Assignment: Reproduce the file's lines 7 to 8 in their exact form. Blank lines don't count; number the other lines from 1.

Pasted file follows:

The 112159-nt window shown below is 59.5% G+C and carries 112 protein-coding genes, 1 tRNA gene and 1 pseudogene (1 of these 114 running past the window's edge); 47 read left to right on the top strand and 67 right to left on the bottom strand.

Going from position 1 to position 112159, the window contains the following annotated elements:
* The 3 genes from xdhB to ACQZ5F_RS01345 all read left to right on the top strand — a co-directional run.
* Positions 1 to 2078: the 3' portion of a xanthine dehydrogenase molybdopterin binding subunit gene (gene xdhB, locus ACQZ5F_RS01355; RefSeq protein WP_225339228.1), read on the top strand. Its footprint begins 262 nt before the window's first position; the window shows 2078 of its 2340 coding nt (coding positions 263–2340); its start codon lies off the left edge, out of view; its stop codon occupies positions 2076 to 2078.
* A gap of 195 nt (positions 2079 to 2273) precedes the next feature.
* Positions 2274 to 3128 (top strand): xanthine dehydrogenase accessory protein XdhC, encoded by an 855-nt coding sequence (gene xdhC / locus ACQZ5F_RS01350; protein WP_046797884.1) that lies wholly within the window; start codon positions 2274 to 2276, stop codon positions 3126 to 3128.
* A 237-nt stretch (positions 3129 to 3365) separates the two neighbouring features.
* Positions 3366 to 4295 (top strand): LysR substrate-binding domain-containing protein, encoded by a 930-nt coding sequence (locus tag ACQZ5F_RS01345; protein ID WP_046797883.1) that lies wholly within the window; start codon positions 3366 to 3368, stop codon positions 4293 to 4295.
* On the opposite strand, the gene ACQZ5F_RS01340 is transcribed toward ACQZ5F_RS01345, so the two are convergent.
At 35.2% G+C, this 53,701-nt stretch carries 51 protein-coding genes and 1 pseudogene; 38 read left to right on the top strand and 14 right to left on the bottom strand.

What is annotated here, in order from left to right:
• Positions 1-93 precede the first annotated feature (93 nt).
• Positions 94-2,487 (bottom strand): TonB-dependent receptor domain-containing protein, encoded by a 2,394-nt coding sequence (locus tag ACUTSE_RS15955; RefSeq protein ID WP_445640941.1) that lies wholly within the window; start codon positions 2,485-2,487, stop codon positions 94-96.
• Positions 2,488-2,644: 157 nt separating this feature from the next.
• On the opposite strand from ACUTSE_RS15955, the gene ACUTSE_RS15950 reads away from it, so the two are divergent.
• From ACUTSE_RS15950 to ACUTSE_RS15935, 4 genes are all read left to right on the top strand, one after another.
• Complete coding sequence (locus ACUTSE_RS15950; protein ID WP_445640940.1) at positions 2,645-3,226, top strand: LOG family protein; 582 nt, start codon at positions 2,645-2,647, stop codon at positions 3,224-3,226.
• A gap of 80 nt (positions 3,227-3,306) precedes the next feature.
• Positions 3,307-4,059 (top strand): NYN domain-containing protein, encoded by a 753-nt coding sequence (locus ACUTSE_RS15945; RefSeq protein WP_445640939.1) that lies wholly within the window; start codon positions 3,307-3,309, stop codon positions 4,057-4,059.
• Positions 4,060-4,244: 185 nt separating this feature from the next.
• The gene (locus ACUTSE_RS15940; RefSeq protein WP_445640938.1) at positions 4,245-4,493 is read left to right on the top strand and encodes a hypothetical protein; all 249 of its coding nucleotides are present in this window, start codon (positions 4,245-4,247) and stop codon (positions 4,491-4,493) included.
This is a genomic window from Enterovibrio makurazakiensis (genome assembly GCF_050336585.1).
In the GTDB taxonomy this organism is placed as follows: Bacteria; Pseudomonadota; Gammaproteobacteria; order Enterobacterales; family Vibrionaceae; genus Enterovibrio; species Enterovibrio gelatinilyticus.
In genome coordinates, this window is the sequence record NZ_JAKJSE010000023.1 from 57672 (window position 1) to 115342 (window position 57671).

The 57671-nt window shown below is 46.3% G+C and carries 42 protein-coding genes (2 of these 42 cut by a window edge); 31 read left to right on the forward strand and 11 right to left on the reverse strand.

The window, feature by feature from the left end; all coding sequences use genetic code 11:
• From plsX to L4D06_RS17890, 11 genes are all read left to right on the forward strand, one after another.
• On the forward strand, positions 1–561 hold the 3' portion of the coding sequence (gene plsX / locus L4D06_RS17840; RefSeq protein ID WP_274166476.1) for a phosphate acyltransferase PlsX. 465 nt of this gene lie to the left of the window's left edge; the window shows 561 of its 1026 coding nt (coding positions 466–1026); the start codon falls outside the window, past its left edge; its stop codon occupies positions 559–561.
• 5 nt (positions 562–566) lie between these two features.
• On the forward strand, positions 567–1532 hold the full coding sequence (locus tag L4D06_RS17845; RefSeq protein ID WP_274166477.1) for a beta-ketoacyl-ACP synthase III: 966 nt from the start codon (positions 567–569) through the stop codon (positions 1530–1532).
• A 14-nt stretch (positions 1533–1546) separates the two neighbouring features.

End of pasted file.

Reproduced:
* A 237-nt stretch (positions 3129 to 3365) separates the two neighbouring features.
* Positions 3366 to 4295 (top strand): LysR substrate-binding domain-containing protein, encoded by a 930-nt coding sequence (locus tag ACQZ5F_RS01345; protein ID WP_046797883.1) that lies wholly within the window; start codon positions 3366 to 3368, stop codon positions 4293 to 4295.